Speeding - over 16 MPH posted speed
Speeding - too fast for weather conditions
As per Florida law, all fines for the above infractions double when they take place in a school or construction zone. As a result, you could face up to $1,000 in fees, along with being required to complete a driver’s education course.
Keep in mind: Accumulating too many points on your driving record—whether through serious infractions or traffic fines—can lead to a driving suspension, which can ultimately increase your insurance rates.

How long will my license remain suspended or revoked? 

If your license is suspended, the length you can lose your driving privileges for varies based on the amount of points you accumulate within a given period of time.
  • 12 points in a 12-month timespan: 30 days
  • 18 points in an 18-month timespan: 3 months
  • 24 points in a 36-month timespan: 1 year
When it comes to license revocation, the duration can also change, depending on the infraction and how many times you have committed said act. For life-threatening violations, such as driving under the influence (DUI), you may experience the following penalties and fees:
  • First infraction: $250-$500 fee, 50 hours of community service, up to 6 months in prison, 12 hours of DUI school, and minimum 180 day license revocation
  • Second infraction: $500-$1,000 fee, up to 9 months in prison, 21 hours of DUI school, and minimum 180 day license revocation with up to 5 years.
  • Third infraction: $1,000-$2,500 fee, up to 12 months in prison, 21 hours of DUI school, and minimum 180 day license revocation with up to 10 years.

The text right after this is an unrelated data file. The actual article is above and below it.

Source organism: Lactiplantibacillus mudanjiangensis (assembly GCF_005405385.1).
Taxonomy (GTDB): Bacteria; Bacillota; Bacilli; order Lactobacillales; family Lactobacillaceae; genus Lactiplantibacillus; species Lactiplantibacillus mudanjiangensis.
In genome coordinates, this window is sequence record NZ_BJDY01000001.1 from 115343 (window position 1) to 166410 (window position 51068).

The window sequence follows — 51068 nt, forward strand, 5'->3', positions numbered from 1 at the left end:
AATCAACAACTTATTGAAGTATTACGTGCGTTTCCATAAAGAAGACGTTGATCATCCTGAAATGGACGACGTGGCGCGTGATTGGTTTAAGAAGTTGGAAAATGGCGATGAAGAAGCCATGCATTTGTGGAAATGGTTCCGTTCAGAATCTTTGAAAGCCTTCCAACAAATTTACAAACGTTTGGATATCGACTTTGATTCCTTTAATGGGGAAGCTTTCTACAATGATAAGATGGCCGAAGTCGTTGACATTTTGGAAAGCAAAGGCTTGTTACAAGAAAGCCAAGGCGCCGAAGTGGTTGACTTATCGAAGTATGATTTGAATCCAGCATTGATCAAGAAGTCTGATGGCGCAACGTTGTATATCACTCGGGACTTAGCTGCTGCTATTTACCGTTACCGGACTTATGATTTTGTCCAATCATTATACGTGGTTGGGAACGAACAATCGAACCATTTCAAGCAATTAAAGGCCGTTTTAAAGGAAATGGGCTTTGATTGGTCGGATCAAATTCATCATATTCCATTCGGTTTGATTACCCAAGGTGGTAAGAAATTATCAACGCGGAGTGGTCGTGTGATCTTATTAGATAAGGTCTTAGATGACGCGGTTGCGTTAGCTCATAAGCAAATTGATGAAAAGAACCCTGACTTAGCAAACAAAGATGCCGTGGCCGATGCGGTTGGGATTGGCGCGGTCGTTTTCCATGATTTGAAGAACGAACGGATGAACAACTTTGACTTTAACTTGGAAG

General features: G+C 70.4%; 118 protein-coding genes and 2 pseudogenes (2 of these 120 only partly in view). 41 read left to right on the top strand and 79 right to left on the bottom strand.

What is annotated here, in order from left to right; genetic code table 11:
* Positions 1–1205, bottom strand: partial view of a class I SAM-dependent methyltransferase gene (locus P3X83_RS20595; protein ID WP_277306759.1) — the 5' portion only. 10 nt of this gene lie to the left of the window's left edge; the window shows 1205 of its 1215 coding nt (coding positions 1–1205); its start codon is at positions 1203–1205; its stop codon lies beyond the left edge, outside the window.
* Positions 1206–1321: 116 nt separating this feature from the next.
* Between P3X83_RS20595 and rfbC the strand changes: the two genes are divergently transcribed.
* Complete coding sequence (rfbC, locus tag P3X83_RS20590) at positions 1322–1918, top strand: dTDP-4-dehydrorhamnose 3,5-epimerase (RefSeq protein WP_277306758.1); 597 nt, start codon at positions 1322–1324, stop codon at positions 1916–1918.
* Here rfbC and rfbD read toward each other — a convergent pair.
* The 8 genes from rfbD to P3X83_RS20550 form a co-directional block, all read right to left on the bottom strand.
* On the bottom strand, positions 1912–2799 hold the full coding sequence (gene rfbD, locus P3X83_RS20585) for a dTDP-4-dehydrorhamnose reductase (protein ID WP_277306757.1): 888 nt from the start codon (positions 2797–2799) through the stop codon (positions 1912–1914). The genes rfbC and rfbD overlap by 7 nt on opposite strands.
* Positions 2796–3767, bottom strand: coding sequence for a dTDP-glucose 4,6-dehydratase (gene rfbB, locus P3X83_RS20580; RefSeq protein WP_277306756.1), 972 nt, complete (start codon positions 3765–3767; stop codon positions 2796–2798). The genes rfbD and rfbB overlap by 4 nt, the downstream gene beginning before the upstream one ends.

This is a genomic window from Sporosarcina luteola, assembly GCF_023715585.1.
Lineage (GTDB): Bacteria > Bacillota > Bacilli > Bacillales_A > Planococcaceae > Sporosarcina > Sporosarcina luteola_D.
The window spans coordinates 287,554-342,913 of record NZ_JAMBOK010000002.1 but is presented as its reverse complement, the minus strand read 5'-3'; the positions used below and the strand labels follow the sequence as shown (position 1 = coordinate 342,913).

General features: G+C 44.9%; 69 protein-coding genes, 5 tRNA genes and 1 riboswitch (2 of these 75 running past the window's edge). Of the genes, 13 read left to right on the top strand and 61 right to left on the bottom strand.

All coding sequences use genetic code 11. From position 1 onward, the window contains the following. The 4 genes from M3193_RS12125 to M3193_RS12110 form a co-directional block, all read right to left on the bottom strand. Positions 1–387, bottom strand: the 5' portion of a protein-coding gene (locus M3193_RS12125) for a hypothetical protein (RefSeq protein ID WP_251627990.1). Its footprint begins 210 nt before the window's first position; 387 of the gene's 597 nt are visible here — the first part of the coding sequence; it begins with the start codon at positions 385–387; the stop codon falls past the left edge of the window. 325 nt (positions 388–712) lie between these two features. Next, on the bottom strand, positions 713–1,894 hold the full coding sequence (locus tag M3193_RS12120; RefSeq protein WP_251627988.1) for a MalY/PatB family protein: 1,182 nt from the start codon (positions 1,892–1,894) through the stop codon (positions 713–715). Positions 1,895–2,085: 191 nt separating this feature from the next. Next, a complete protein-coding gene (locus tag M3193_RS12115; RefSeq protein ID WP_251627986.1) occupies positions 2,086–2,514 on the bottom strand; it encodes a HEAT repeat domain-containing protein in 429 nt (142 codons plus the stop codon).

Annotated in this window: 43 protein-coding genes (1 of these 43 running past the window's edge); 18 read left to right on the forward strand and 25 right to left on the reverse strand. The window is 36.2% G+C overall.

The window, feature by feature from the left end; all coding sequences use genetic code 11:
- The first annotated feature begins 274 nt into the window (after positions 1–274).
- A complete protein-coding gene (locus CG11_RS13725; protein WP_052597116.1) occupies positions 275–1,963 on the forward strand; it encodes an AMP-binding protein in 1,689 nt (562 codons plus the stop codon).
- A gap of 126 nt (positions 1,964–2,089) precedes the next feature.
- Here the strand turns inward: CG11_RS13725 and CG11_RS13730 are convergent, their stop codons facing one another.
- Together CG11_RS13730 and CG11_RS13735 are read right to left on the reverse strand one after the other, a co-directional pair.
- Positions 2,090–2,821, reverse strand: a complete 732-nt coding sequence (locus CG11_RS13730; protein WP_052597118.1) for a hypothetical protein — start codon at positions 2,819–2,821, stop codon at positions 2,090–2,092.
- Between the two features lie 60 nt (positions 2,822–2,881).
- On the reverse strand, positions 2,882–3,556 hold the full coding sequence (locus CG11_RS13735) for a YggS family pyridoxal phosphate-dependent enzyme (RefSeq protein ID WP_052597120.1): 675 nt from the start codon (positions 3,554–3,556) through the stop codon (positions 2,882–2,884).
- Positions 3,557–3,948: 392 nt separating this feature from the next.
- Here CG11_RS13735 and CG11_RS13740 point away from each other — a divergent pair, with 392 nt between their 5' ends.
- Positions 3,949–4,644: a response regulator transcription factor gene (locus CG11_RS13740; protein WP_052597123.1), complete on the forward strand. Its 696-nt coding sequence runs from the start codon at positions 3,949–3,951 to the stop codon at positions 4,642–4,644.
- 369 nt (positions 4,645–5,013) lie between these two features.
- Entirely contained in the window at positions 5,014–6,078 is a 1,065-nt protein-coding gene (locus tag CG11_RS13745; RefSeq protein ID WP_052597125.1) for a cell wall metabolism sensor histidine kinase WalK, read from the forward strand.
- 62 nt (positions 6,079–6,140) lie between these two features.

• Fourth or more infraction: No less than a $1,000 fee, up to 5 years in prison, and permanent license revocation.
Although Florida is a no-fault state, protected under the
Florida Financial Responsibility Law
, if you are involved in an accident without the proper insurance, your license and/or license plate can be suspended for up to three years.

How do I check if my driver’s license is suspended in Florida?

You can perform a driver license check online through the
FLHSMV website
. After creating an account, make sure you have the following documents handy: 
  • Insurance policy information
  • Driver’s license 
  • Social security number
If your license is suspended or revoked due an old or moving violation, you can apply for a
license reinstatement
or for a hardship license, which will allow you permission to drive only for the purpose of getting to and from work or school. 


No, a Florida license cannot be reinstated online. Rather, you need to email a check with the proper reinstatement fee amount, along with completion documentation to the Bureau of Motorist Compliance in Tallahassee, Florida.
A financial responsibility (FR) suspension is given in the event that you fail to pay a financial obligation, such as failure to pay your insurance, leading to a lapse or cancellation. FR suspensions can last up to 3 years, or until you reinstate your car insurance.
According to the Florida Statutes, if you are caught driving with a suspended license and are aware of the matter, you can be sentenced to up to 2 months in a federal prison, along with a fine of $500.